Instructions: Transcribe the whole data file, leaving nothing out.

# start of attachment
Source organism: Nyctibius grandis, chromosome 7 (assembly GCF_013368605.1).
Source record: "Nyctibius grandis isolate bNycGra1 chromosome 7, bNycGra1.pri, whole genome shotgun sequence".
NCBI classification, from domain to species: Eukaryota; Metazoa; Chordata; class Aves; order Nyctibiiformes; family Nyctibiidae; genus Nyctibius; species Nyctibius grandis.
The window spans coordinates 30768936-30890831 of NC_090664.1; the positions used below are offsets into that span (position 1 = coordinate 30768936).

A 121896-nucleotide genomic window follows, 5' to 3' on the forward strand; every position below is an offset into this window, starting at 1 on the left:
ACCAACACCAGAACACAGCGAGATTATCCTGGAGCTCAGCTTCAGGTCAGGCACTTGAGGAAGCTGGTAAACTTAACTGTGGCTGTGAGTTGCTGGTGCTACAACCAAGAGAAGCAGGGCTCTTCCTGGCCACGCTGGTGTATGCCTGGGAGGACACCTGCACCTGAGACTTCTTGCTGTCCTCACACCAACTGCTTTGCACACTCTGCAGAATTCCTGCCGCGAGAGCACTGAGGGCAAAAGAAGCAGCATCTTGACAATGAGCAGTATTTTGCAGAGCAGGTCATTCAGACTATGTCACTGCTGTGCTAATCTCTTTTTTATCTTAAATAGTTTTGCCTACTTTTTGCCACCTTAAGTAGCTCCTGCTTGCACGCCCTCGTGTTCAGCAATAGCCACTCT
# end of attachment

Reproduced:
Source organism: Nyctibius grandis, chromosome 7 (assembly GCF_013368605.1).
Source record: "Nyctibius grandis isolate bNycGra1 chromosome 7, bNycGra1.pri, whole genome shotgun sequence".
NCBI classification, from domain to species: Eukaryota; Metazoa; Chordata; class Aves; order Nyctibiiformes; family Nyctibiidae; genus Nyctibius; species Nyctibius grandis.
The window spans coordinates 30768936-30890831 of NC_090664.1; the positions used below are offsets into that span (position 1 = coordinate 30768936).

A 121896-nucleotide genomic window follows, 5' to 3' on the forward strand; every position below is an offset into this window, starting at 1 on the left:
ACCAACACCAGAACACAGCGAGATTATCCTGGAGCTCAGCTTCAGGTCAGGCACTTGAGGAAGCTGGTAAACTTAACTGTGGCTGTGAGTTGCTGGTGCTACAACCAAGAGAAGCAGGGCTCTTCCTGGCCACGCTGGTGTATGCCTGGGAGGACACCTGCACCTGAGACTTCTTGCTGTCCTCACACCAACTGCTTTGCACACTCTGCAGAATTCCTGCCGCGAGAGCACTGAGGGCAAAAGAAGCAGCATCTTGACAATGAGCAGTATTTTGCAGAGCAGGTCATTCAGACTATGTCACTGCTGTGCTAATCTCTTTTTTATCTTAAATAGTTTTGCCTACTTTTTGCCACCTTAAGTAGCTCCTGCTTGCACGCCCTCGTGTTCAGCAATAGCCACTCT